Friday 17 February 2012

The state of the city

We had some boring, bureaucratic business to attend to today, and decided to combine it with a visit to the Cycladic and Byzantine Museums.  We took the bus to Academia and then walked down to Omonoia.

There are fire engines still around, and the city smells of burning, but other smells linger too - tear gas?

On Stadiou Street we came upon a group of parents who were protesting, asking for nurseries for their children

Most of the traffic lights in the centre were broken on Sunday. The city is in chaos - we are told that there is no money to have them fixed at present, and traffic wardens are attempting to regulate the traffic

Having finished our business, we retraced our steps and came upon the corner of Christou Lada and Stadiou and one of the casualties of Sunday night

the building is gutted.

All along Stadiou as we walk up towards Syntagma, in every street corner are the homeless: covered in blankets - it is 6oC with a biting wind - lying on the ground, many holding another bundle in their arms, a child also covered in blankets: it is a signt that breaks your heart and a new phenomenon in the streets of Athens.

at the beginning of Vassilissis Sofias we came upon the children featured in the previous post

we turned right into Syntagma Square where more children aged 13-17 were protesting: some sitting down on the ground, most standing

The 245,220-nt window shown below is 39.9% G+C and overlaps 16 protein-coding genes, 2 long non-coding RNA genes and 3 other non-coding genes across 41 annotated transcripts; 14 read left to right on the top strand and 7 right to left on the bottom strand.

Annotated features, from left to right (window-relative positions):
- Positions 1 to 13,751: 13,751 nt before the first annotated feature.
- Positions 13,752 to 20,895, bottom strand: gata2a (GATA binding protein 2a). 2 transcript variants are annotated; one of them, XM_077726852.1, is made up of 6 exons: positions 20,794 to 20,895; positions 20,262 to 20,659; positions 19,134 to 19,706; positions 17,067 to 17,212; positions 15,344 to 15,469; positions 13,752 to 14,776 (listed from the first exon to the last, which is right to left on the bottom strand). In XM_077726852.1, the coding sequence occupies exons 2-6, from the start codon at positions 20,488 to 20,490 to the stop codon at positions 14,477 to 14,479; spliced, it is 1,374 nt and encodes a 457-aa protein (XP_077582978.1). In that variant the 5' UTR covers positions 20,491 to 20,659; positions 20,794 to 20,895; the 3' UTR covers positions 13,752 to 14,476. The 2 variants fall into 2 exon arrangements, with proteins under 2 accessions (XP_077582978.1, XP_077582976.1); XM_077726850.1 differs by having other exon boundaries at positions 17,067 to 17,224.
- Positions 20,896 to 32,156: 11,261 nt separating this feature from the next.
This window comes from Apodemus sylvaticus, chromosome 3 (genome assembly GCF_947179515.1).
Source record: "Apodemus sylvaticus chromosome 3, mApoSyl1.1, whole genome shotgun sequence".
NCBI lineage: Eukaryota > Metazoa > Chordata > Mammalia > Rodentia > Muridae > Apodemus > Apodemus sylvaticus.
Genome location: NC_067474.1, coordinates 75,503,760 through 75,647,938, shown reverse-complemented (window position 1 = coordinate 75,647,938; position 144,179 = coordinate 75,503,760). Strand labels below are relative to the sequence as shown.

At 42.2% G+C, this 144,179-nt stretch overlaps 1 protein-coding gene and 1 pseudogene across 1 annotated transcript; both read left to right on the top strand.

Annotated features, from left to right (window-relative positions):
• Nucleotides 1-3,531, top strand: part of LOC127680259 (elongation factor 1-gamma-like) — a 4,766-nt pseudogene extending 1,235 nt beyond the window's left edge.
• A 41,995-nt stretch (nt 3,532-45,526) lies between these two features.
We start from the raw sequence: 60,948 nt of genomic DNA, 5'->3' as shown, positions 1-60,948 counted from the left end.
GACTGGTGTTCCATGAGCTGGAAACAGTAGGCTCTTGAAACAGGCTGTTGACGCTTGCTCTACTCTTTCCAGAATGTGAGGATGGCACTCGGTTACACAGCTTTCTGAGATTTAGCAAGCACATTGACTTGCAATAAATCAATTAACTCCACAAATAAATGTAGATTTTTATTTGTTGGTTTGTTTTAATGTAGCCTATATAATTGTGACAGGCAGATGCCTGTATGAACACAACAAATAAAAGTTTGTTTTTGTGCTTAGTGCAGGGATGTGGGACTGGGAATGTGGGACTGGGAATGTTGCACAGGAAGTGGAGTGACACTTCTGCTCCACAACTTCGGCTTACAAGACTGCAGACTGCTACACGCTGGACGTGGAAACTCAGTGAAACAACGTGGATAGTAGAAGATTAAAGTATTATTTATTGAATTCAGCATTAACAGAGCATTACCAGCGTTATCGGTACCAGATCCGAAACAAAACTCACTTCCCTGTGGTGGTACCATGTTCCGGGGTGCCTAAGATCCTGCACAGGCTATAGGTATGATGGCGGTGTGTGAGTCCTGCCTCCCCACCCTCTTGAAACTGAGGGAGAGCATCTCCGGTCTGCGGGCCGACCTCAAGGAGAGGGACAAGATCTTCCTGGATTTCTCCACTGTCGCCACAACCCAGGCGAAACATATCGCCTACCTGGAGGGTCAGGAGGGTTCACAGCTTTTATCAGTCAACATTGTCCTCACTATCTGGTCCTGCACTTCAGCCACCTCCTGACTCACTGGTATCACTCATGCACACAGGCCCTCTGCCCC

I went up to one group and asked them what they were protesting about.
--   We are protesting for Greece
--    Anything specific?
--    No, just for our country, we want a better deal for the people of this country and for our generation in particular.

That seemed a bit vague to me, so I asked another group who said the protest was against school re-organisation.

We went to the Museum of the Cycladic Art where we looked at some photographs and then moved on to the Byzantine Museum, but that was closed because the staff were on strike.

Retracing our steps towards Syntagma Square, we saw:

police on Vassilissis Sofias,

riot police by the (closed) flower shops

outside Grande Bretagne

by the steps in Syntagma

this is what they were protecting us from - the children who were dispersing and lots of passers-by

here are the police again, with the dog posing in front. This dog became the mascot of the Indignants last spring, never missing a gathering, and it is back, always here.

The girls who were sitting behind me while I was taking this photograph joked about how much the dog loves being photographed

On our way to the bus stop I stopped to take this photograph of the police outside the National Gardens. One policeman came up to me and threatened me telling me not to take any photographs. He had a riot shield, a gun, a truncheon, handcuffs, a tear gas cannister - and this is only what I could see. So I decided not to argue....

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